8.3.17 | Oh, how beautiful is Panama! Nature lovers may see this differently. In a letter which was recently published in Science Magazine, a team of scientists of the Leibniz Centre for Tropical Marine Research (ZMT) reports about their observations in and around Panama Bay. There mangrove forests protected by government legislation are increasingly being threatened with destruction in order to develop luxury residential areas and golf courses.

Panama ranks among the top 20 countries for mangrove area. The mangroves in Panama Bay are considered to be the most important site for migratory birds in the Americas. As a nursery for shrimp and a number of fish species, they also play an essential role for fisheries in the country. In conjunction with the RAMSAR convention, an international agreement on wetlands, in 2003 a mangrove area of 856 km² in Panama was declared a protective area.

"However, without proper management and legislative enforcement, this protective status unfortunately only exists on paper," said Dr. Lotta Kluger, biologist at the ZMT and co-author of the letter published in Science Magazine. During a research stay in Panama, she and her colleagues observed how deeply into the mangrove forests backhoe loaders were excavating in the immediate vicinity of the capital, in order to cut down the mangrove trees for development. "In the outskirts of Panama City you will find golf courses, large shopping centres and luxurious apartment complexes overlooking the sea. Until just recently there were still mangrove forests there.”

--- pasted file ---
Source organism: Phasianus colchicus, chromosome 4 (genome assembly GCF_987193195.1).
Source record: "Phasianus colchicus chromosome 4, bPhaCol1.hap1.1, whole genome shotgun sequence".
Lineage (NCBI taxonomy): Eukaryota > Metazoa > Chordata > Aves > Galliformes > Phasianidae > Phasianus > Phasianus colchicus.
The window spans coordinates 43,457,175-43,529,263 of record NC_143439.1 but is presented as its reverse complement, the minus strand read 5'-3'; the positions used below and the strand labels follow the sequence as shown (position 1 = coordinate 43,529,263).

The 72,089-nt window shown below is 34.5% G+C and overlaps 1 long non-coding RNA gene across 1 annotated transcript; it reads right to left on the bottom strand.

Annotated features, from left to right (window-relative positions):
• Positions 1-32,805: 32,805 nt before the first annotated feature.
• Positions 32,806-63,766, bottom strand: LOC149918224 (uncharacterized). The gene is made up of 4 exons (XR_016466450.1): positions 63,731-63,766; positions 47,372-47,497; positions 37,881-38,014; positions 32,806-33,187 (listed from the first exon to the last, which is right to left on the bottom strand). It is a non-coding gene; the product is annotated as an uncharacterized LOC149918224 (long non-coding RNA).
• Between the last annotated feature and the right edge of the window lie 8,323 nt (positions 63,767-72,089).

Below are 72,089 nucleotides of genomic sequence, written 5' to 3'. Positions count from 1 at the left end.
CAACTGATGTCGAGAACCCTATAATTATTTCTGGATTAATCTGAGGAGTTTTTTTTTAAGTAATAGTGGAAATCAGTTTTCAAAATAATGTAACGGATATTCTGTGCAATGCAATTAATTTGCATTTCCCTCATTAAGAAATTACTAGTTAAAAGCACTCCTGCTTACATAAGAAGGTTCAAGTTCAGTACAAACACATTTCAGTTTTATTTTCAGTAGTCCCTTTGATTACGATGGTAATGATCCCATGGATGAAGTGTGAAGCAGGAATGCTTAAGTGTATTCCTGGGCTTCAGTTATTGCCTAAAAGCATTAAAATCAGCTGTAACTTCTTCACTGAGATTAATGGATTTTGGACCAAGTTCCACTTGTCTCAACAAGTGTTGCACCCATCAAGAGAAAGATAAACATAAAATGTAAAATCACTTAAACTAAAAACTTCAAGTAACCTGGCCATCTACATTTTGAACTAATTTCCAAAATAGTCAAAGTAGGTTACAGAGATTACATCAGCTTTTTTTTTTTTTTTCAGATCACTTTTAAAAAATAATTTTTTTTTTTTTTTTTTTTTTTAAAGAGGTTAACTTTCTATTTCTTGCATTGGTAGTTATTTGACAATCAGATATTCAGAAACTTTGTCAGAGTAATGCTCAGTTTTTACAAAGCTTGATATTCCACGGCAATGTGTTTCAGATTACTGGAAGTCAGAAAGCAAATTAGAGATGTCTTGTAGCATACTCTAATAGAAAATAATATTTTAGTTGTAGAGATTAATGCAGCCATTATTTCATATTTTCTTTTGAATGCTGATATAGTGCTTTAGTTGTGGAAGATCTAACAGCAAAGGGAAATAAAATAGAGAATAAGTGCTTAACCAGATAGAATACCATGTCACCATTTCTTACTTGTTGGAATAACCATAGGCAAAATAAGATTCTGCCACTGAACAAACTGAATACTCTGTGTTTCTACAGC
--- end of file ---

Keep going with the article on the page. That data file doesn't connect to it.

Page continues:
The capital is located at the top of Panama Bay. At the narrowest point on the American continent, it was built in the midst of mangrove forests as one of the first settlements on the Pacific Coast of America. The short transport routes from coast to coast made it an early trading centre. The economic boom increased with the opening of the Panama Canal in 1914, one of the most important waterways in the world.

Due to the country's liberal tax policy, Panama City has become an important international banking location. Since its development into a financial centre and Panama’s takeover of the Panama Canal in 1999, the city, which is located at the southern entrance to the Canal, has experienced a boom in growth. It is also benefiting from the expansion of the Canal, completed last year, which is now navigable for significantly larger container ships.

"Here, as in many other tropical countries, economic considerations have top priority. The state has no real interest in protecting the mangroves," said Kluger. Along with the mangrove forests, however, a protective barrier against erosion and storm surges is also lost. The local news media have reported repeated floods, which not only affect the wealthy residential areas near the coast, but also the adjacent low-income areas. In the Gulf of Panama the same development is looming like that which took place in Singapore, where in less than 200 years 90% of the mangroves disappeared, the ZMT scientist warned.

G. Castellanos-Galindo, L.C. Kluger, P. Tompkins (2017) Panama's impotent mangrove laws. Science 335:918-919